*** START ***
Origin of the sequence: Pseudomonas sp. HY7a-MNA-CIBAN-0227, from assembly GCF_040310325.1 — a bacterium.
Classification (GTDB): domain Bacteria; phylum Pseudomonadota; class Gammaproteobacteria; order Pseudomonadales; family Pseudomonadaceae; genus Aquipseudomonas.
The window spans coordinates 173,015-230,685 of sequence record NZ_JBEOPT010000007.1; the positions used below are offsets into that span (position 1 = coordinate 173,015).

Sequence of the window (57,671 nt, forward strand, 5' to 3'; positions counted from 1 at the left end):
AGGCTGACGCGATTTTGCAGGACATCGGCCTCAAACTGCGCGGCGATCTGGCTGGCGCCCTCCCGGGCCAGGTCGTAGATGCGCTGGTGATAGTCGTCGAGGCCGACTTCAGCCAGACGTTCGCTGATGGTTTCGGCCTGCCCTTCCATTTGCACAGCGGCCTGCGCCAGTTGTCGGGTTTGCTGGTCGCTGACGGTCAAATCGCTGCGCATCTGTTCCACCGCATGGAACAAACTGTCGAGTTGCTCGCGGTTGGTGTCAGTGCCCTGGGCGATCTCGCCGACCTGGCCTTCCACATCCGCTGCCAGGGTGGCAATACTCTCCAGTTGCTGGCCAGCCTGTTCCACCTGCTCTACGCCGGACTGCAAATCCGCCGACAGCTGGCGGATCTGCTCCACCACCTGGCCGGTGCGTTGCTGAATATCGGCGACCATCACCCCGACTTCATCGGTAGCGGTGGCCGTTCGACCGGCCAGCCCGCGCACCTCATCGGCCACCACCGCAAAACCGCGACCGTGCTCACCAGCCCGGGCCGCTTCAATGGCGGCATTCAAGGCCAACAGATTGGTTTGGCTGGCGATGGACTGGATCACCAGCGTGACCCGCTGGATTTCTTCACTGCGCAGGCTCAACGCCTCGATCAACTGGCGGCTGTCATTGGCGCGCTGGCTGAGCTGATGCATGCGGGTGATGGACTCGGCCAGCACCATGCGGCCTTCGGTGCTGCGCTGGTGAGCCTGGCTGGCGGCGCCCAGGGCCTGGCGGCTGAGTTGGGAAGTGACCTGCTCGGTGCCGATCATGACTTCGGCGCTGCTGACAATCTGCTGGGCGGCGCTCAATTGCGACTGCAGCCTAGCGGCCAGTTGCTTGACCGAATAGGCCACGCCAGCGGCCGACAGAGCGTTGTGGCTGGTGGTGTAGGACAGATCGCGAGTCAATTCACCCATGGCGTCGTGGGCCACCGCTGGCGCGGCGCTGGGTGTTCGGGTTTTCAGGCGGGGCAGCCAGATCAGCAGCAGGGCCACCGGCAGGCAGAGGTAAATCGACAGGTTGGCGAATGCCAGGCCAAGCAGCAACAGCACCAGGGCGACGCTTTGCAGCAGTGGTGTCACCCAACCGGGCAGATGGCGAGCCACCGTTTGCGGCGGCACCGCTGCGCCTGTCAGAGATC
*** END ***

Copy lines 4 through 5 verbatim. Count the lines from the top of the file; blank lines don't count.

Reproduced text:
Sequence of the window (57,671 nt, forward strand, 5' to 3'; positions counted from 1 at the left end):
AGGCTGACGCGATTTTGCAGGACATCGGCCTCAAACTGCGCGGCGATCTGGCTGGCGCCCTCCCGGGCCAGGTCGTAGATGCGCTGGTGATAGTCGTCGAGGCCGACTTCAGCCAGACGTTCGCTGATGGTTTCGGCCTGCCCTTCCATTTGCACAGCGGCCTGCGCCAGTTGTCGGGTTTGCTGGTCGCTGACGGTCAAATCGCTGCGCATCTGTTCCACCGCATGGAACAAACTGTCGAGTTGCTCGCGGTTGGTGTCAGTGCCCTGGGCGATCTCGCCGACCTGGCCTTCCACATCCGCTGCCAGGGTGGCAATACTCTCCAGTTGCTGGCCAGCCTGTTCCACCTGCTCTACGCCGGACTGCAAATCCGCCGACAGCTGGCGGATCTGCTCCACCACCTGGCCGGTGCGTTGCTGAATATCGGCGACCATCACCCCGACTTCATCGGTAGCGGTGGCCGTTCGACCGGCCAGCCCGCGCACCTCATCGGCCACCACCGCAAAACCGCGACCGTGCTCACCAGCCCGGGCCGCTTCAATGGCGGCATTCAAGGCCAACAGATTGGTTTGGCTGGCGATGGACTGGATCACCAGCGTGACCCGCTGGATTTCTTCACTGCGCAGGCTCAACGCCTCGATCAACTGGCGGCTGTCATTGGCGCGCTGGCTGAGCTGATGCATGCGGGTGATGGACTCGGCCAGCACCATGCGGCCTTCGGTGCTGCGCTGGTGAGCCTGGCTGGCGGCGCCCAGGGCCTGGCGGCTGAGTTGGGAAGTGACCTGCTCGGTGCCGATCATGACTTCGGCGCTGCTGACAATCTGCTGGGCGGCGCTCAATTGCGACTGCAGCCTAGCGGCCAGTTGCTTGACCGAATAGGCCACGCCAGCGGCCGACAGAGCGTTGTGGCTGGTGGTGTAGGACAGATCGCGAGTCAATTCACCCATGGCGTCGTGGGCCACCGCTGGCGCGGCGCTGGGTGTTCGGGTTTTCAGGCGGGGCAGCCAGATCAGCAGCAGGGCCACCGGCAGGCAGAGGTAAATCGACAGGTTGGCGAATGCCAGGCCAAGCAGCAACAGCACCAGGGCGACGCTTTGCAGCAGTGGTGTCACCCAACCGGGCAGATGGCGAGCCACCGTTTGCGGCGGCACCGCTGCGCCTGTCAGAGATC